His other works are in Germany, except for a small Crucifixion in Washington and another in Basel, Switzerland. Around 1510 he was asked to paint four saints in grisaille for the outside of the wings of Albrecht Dürer's Heller Altarpiece (de) in Frankfurt. Dürer's work was destroyed by fire and survives only in copies, but fortunately the wings have survived, one pair of saints being displayed in Frankfurt's Municipal Art Gallery and the other in Karlsruhe's, Staatliche Kunsthalle. There are also the late Tauberbischofsheim altarpiece in the Staatliche Kunsthalle Karlsruhe, and the Establishment of the Santa Maria Maggiore in Rome (1517–1519), Augustiner Museum, Freiburg. A large panel of Saint Erasmus and Saint Maurice in Munich probably dates from 1521–24, and was apparently part of a larger altarpiece project, the rest of which has not survived. Other works are in Munich, Karlsruhe, Aschaffenberg and Stuppach (:de). Altogether four somber and awe-filled Crucifixions survive. The visionary character of his work, with its expressive colour and line, is in stark contrast to Dürer's works. His paintings are known for their dramatic forms, vivid colors, and depiction of light.

Reputation[edit]

19c depiction of Grünewald on the Franconiabrunnen by Ferdinand von Miller (1824) now in front of the Würzburg Residenz.

The Protestant theologian Philipp Melanchthon is one of the few contemporary writers to refer to Grünewald, who is rather puzzlingly described as "moderate" in style, when compared with Dürer and Cranach; what paintings this judgement is based on is uncertain. By the end of the century, when the Holy Roman Emperor, Rudolph II, embarked on his quest to secure as many Dürer paintings as possible, the Isenheim Altarpiece was already generally believed to be a Dürer. In the late 19th century he was rediscovered, and became something of a cult figure, with the angst-laden expressionism—and absence of any direct classicism—of the Isenheim Altarpiece appealing to both German Nationalists and Modernists. Joris-Karl Huysmans promoted his art enthusiastically in both novels and journalism, rather as Proust did that of Vermeer. His apparent sympathies with the peasants in the Peasants' War also brought him admiration from the political left.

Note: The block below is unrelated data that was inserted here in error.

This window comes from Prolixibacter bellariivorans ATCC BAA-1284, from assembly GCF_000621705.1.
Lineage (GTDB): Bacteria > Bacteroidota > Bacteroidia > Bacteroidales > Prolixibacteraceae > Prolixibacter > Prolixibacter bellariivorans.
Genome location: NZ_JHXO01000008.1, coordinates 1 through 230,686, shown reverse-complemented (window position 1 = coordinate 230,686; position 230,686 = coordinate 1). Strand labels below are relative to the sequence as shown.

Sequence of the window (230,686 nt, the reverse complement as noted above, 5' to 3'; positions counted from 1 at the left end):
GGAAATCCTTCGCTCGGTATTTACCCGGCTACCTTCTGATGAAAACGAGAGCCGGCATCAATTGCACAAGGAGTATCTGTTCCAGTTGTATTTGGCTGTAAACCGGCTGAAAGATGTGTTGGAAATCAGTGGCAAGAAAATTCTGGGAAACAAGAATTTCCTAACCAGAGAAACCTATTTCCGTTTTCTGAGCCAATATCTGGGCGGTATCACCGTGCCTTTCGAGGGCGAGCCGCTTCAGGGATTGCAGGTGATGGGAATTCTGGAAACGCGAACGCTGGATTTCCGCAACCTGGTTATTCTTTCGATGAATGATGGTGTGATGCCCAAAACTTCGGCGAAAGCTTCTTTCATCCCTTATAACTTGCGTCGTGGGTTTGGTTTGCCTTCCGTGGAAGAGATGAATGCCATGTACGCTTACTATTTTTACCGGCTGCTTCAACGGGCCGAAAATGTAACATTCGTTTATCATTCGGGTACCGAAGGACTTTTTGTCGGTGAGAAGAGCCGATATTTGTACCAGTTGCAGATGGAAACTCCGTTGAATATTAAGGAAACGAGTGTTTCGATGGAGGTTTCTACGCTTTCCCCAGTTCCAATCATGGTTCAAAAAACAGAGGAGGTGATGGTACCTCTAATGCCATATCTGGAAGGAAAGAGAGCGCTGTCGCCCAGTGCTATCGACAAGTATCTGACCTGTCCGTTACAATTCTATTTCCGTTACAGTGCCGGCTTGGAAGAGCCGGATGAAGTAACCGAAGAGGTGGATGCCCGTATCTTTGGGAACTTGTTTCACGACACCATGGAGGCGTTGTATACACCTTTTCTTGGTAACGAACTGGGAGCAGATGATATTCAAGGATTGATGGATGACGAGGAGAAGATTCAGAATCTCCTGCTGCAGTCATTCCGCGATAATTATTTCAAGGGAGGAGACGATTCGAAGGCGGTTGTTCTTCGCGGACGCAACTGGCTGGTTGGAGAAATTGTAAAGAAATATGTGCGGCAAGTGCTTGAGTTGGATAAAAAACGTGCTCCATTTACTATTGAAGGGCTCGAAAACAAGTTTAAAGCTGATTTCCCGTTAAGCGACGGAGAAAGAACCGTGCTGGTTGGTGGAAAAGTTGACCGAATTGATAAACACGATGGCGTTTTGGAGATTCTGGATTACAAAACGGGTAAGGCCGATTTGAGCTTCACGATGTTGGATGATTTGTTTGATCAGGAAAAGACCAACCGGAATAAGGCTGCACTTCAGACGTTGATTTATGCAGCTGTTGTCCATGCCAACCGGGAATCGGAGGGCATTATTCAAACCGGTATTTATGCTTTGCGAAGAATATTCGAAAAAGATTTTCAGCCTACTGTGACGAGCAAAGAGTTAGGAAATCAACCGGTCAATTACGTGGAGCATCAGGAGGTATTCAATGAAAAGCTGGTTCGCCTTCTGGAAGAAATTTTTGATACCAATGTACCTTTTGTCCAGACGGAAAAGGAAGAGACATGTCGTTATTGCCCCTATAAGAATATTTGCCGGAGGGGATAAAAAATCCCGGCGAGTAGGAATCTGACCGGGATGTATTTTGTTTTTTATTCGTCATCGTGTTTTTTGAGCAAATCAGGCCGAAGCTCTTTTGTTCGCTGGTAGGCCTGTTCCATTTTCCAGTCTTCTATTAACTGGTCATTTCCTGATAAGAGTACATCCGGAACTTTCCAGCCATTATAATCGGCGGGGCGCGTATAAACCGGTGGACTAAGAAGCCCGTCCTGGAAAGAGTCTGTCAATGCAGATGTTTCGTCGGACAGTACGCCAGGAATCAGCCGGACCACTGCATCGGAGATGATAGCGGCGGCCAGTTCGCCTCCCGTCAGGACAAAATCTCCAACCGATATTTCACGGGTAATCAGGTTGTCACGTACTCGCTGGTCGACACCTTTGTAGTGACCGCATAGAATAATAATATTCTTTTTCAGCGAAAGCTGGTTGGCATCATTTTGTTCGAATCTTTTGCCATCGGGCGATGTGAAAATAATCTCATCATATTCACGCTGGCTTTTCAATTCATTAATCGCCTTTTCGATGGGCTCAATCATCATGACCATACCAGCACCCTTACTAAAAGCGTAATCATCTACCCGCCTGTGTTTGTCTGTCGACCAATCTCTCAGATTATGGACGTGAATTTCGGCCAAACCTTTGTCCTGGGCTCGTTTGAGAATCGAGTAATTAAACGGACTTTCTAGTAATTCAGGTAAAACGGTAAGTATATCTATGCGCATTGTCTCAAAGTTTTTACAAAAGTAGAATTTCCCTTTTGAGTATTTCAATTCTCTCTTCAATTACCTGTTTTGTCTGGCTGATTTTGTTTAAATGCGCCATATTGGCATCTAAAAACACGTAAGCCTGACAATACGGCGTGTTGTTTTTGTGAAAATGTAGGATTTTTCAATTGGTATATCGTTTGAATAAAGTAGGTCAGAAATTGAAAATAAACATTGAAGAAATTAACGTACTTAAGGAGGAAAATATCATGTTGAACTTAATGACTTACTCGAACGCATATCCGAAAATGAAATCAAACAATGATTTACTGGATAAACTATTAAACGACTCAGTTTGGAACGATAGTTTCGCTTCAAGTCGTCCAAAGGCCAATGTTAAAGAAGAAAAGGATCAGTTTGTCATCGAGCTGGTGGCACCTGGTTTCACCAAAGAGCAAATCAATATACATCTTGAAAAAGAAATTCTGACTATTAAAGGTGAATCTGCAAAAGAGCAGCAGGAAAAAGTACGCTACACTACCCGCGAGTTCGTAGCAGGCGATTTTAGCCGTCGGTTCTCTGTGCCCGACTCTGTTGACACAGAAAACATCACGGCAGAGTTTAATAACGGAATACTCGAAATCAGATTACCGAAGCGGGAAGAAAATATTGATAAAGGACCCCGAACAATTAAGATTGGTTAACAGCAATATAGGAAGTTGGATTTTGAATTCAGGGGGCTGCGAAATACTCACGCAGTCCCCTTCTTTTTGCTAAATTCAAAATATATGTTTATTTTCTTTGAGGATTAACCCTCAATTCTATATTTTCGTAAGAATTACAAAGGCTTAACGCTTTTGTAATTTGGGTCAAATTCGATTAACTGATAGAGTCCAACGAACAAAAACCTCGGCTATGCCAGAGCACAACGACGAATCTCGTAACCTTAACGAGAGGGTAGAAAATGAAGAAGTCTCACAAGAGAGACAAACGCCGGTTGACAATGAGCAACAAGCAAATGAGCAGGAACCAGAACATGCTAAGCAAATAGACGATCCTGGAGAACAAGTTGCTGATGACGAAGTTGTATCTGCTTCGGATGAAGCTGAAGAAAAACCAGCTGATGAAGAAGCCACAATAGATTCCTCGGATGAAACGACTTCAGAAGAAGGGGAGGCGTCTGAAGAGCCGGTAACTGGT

The composer Paul Hindemith based his 1938 opera Mathis der Maler on the life of Grünewald during the German Peasants' War; scene Six includes a partial re-enactment of some scenes from the Isenheim Altarpiece.

Elias Canetti wrote his novel Auto-da-Fé surrounded by reproductions of the Isenheim altarpiece stuck to the wall.

German author W.G. Sebald traces the life story of Grünewald in his first literary work, After Nature. This book-length prose-poem uses the preoccupations of Grünewald and especially his creation of the Isenheim Altarpiece to communicate an intensely apocalyptic vision of a world that has abandoned nature.[7] The Isenheim Altarpiece also features in the last chapter of Sebald's novel The Emigrants, in which the painter Max Ferber describes his intuition of the extreme power of pain after seeing Grünewald's work.

Veneration[edit]

He is commemorated as an artist and saint by the Lutheran Church on April 6, along with Dürer and Cranach.

Gallery[edit]

Notes[edit]

  1. ^ Siglind Bruhn, The temptation of Paul Hindemith: Mathis der Maler as a spiritual testimony. Pendragon: 1998. pp 25-27
  2. ^ Joachim von Sandrart. "Teutsche Academie, TA 1675, II, Buch 3 (niederl. u. dt. Künstler), S. 231". Sandrart.net. Retrieved 2012-11-28. 
  3. ^ Joachim von Sandrart. "Teutsche Academie, TA 1675, II, Buch 3 (niederl. u. dt. Künstler), S. 237". Sandrart.net. Retrieved 2012-11-28. 
  4. ^ Siglind Bruhn, The temptation of Paul Hindemith: Mathis der Maler as a spiritual testimony. Pendragon: 1998. pp. 28–29
  5. ^ Siglind Bruhn, The temptation of Paul Hindemith: Mathis der Maler as a spiritual testimony. Pendragon: 1998. pp. 29–31
  6. ^ Siglind Bruhn, The temptation of Paul Hindemith: Mathis der Maler as a spiritual testimony. Pendragon: 1998. pp. 34–35
  7. ^ Eva Hoffman (2002-09-22). "Curiosity and Catastrophe". New York Times. Retrieved 2012-11-28. 

References[edit]